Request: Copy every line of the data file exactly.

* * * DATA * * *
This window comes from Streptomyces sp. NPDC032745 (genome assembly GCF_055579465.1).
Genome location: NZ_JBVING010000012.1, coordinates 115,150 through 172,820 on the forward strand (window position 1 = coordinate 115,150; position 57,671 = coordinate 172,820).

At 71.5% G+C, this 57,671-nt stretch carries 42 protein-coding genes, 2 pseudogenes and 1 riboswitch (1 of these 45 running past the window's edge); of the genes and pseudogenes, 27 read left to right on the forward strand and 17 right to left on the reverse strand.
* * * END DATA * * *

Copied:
This window comes from Streptomyces sp. NPDC032745 (genome assembly GCF_055579465.1).
Genome location: NZ_JBVING010000012.1, coordinates 115,150 through 172,820 on the forward strand (window position 1 = coordinate 115,150; position 57,671 = coordinate 172,820).

At 71.5% G+C, this 57,671-nt stretch carries 42 protein-coding genes, 2 pseudogenes and 1 riboswitch (1 of these 45 running past the window's edge); of the genes and pseudogenes, 27 read left to right on the forward strand and 17 right to left on the reverse strand.